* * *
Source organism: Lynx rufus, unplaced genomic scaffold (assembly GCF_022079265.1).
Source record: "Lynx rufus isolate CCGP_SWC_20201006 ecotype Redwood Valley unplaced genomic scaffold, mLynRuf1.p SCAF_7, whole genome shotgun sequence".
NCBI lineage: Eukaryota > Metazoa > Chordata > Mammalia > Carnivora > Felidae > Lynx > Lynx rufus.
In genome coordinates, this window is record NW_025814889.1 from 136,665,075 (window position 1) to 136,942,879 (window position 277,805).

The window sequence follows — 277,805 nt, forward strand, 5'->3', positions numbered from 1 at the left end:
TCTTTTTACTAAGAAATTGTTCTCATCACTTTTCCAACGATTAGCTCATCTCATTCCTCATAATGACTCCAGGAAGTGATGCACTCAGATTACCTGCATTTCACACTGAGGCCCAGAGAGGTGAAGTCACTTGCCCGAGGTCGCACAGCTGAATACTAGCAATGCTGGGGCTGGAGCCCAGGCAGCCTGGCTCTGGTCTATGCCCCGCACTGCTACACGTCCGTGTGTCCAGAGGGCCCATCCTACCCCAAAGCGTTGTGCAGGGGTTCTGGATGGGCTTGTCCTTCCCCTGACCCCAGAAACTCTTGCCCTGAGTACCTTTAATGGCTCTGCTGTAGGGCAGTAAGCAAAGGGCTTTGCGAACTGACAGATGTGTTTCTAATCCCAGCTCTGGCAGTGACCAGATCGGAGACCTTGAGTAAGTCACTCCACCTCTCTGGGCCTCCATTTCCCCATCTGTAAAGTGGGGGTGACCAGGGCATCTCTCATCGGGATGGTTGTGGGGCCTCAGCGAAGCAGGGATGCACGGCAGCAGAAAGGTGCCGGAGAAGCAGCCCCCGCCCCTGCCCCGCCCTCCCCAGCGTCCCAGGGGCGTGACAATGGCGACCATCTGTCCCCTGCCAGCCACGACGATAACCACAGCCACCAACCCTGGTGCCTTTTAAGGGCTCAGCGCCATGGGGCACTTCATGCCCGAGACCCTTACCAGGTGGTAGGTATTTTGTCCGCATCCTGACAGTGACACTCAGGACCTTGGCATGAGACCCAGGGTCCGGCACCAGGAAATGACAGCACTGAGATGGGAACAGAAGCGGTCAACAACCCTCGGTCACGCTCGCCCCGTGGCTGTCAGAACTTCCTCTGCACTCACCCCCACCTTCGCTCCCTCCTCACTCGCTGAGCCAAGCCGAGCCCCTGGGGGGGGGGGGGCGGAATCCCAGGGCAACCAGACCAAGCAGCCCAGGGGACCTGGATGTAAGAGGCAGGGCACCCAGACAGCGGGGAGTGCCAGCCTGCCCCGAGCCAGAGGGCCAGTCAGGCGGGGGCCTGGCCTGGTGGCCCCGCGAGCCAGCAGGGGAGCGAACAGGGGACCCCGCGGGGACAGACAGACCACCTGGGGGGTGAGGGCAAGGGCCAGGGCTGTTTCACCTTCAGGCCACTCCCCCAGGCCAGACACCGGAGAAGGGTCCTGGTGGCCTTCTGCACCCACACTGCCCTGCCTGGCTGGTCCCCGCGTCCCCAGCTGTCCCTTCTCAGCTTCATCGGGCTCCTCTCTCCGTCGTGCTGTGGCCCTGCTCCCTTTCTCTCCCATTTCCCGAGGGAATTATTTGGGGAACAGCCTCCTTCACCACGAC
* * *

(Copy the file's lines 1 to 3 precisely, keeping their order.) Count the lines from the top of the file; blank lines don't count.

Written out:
Source organism: Lynx rufus, unplaced genomic scaffold (assembly GCF_022079265.1).
Source record: "Lynx rufus isolate CCGP_SWC_20201006 ecotype Redwood Valley unplaced genomic scaffold, mLynRuf1.p SCAF_7, whole genome shotgun sequence".
NCBI lineage: Eukaryota > Metazoa > Chordata > Mammalia > Carnivora > Felidae > Lynx > Lynx rufus.